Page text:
The common-room was busy at this hour of dinner, but Mrs Broad had kindly set aside a table for him, and Emily, with a clean apron on, shortly brought him the promised cutlets and a bottle of wine.
"Sarah and I would've come up earlier to greet you," she said, taking the lid off the meat, "but Mrs Broad said we weren't to."
Stephen picked up his knife and fork, but was forestalled from beginning his dissection by Emily's fingers busily tucking a napkin into his collar.
"You will spoil your shirt if not," she explained, with some truth.
Stephen thanked her, and she hurried away after making a good courtesy.
He started on his dinner, looking round the room as he did so. Although there were several tables with outlandish-looking men, this being the Grapes and London, it was soon clear which gentleman had caught the roaming eyes of the young ladies.
The man was by himself, in a booth, booted legs resting on a stool as he drank red wine. While Stephen cared little about his own appearance, it was his trade to take note of others' - and the man would have stood out in any nation or company for his old-fashioned garb and long, tangled hair. He was of indeterminate age and indeed indeterminate race, and he was gathering admiring glances from all the women and serving wenches in the room. Stephen's clinical mind noted an old syphilis scar on the man's jaw; the observation came as no surprise.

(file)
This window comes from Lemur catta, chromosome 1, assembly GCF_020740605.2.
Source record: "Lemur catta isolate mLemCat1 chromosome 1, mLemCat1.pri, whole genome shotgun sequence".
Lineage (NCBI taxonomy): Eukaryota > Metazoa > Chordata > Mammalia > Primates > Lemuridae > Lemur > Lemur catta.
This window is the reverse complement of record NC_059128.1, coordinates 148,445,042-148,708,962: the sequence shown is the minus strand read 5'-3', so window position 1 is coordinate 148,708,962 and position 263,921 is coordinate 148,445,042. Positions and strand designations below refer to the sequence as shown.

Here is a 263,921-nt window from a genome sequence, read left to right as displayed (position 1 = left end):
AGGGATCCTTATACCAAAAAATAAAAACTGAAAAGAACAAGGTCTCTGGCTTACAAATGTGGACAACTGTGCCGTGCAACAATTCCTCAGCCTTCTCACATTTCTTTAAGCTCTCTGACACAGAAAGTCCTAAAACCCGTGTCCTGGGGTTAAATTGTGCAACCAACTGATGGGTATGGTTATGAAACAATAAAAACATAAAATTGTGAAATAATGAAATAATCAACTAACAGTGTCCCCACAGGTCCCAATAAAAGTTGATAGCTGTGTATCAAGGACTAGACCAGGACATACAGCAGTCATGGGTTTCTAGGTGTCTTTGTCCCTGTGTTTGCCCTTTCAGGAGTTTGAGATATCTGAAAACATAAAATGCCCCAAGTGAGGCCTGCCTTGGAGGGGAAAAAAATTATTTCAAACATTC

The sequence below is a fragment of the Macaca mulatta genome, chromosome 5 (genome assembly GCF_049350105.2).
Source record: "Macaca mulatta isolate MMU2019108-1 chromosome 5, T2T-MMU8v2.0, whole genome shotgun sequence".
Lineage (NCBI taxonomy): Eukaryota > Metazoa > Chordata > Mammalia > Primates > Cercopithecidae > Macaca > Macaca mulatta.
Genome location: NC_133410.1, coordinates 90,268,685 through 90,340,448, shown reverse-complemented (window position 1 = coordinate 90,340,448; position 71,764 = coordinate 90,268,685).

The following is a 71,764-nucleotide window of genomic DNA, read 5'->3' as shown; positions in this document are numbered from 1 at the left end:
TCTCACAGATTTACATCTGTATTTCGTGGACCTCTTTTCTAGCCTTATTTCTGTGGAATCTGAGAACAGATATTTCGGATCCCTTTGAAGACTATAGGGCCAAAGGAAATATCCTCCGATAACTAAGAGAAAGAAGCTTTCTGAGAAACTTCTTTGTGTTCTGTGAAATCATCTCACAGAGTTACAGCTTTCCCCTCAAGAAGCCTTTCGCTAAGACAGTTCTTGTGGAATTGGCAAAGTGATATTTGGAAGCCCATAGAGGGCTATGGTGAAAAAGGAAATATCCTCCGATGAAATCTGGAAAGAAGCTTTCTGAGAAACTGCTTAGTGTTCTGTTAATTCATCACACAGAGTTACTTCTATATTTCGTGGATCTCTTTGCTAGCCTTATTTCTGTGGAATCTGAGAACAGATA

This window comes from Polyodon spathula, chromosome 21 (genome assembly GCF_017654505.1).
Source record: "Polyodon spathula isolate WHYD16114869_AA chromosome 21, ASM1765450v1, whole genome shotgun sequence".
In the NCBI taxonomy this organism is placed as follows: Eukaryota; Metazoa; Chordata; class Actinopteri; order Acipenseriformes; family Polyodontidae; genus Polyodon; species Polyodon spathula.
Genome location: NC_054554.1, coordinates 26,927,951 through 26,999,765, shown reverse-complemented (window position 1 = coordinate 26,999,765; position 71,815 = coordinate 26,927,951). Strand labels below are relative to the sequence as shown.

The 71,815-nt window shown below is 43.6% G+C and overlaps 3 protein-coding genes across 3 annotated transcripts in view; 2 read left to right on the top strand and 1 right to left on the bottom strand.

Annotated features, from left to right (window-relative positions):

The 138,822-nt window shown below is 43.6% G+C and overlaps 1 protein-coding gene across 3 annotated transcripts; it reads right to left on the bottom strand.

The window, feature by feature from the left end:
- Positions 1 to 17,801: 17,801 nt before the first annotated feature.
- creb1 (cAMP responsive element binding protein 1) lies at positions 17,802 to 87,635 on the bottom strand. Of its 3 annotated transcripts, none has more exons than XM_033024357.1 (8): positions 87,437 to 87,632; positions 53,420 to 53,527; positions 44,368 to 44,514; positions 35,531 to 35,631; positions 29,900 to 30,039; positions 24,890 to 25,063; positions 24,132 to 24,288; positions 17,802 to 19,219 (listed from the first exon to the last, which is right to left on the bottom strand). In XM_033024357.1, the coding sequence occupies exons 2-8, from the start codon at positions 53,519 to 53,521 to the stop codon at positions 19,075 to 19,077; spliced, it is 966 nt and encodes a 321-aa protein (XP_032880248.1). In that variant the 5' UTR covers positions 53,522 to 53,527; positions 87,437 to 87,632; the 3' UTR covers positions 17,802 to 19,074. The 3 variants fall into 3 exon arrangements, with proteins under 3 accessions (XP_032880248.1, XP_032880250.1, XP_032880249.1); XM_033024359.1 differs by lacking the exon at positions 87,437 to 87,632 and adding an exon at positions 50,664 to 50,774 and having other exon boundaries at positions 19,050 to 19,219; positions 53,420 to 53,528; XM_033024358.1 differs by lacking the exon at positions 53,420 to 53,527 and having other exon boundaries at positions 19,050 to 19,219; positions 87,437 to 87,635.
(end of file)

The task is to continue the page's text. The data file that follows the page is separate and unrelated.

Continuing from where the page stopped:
He finished his cutlets and wiped his mouth. Picking up the wine bottle and his glass, Stephen crossed to the stranger, who was thoughtfully watching Lucy at work.
"I beg your pardon," Stephen said.
"Pardoned, but what for?" the man returned, looking up at Stephen with curiously direct dark eyes.
"For interrupting your meal," said Stephen, putting the bottle down. "Will you join me in a drink, sir?"
"Glad to," said the stranger. "But why?"
Stephen pulled up a chair and settled himself at the table. "I believe you've befriended my wards."
"Have I?" The other man swung his legs off the stool. "Mebbe. Who would they be?"
Across the room, Sarah and Emily were busy wiping tables. Stephen gestured to them.
"Aha!" said the man. "Quite a lively pair. Pretty, too."